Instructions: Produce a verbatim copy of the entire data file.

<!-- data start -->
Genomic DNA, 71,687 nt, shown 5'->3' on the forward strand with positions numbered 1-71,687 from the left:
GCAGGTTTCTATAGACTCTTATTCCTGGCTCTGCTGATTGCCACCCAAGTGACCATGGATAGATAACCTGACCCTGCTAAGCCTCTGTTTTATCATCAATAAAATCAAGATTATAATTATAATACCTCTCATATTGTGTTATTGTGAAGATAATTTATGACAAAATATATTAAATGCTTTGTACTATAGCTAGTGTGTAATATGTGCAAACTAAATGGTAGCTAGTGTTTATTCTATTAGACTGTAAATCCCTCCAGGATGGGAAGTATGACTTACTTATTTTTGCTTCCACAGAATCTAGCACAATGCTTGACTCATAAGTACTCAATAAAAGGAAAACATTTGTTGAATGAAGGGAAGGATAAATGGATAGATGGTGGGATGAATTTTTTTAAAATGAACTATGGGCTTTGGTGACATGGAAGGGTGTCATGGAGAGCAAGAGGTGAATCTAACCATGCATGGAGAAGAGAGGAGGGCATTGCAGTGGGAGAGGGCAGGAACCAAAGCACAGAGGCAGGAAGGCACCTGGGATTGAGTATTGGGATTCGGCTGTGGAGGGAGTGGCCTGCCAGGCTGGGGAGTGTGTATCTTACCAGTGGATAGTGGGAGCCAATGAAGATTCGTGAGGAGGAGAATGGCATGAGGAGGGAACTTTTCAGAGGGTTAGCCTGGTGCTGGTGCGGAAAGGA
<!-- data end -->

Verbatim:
Genomic DNA, 71,687 nt, shown 5'->3' on the forward strand with positions numbered 1-71,687 from the left:
GCAGGTTTCTATAGACTCTTATTCCTGGCTCTGCTGATTGCCACCCAAGTGACCATGGATAGATAACCTGACCCTGCTAAGCCTCTGTTTTATCATCAATAAAATCAAGATTATAATTATAATACCTCTCATATTGTGTTATTGTGAAGATAATTTATGACAAAATATATTAAATGCTTTGTACTATAGCTAGTGTGTAATATGTGCAAACTAAATGGTAGCTAGTGTTTATTCTATTAGACTGTAAATCCCTCCAGGATGGGAAGTATGACTTACTTATTTTTGCTTCCACAGAATCTAGCACAATGCTTGACTCATAAGTACTCAATAAAAGGAAAACATTTGTTGAATGAAGGGAAGGATAAATGGATAGATGGTGGGATGAATTTTTTTAAAATGAACTATGGGCTTTGGTGACATGGAAGGGTGTCATGGAGAGCAAGAGGTGAATCTAACCATGCATGGAGAAGAGAGGAGGGCATTGCAGTGGGAGAGGGCAGGAACCAAAGCACAGAGGCAGGAAGGCACCTGGGATTGAGTATTGGGATTCGGCTGTGGAGGGAGTGGCCTGCCAGGCTGGGGAGTGTGTATCTTACCAGTGGATAGTGGGAGCCAATGAAGATTCGTGAGGAGGAGAATGGCATGAGGAGGGAACTTTTCAGAGGGTTAGCCTGGTGCTGGTGCGGAAAGGA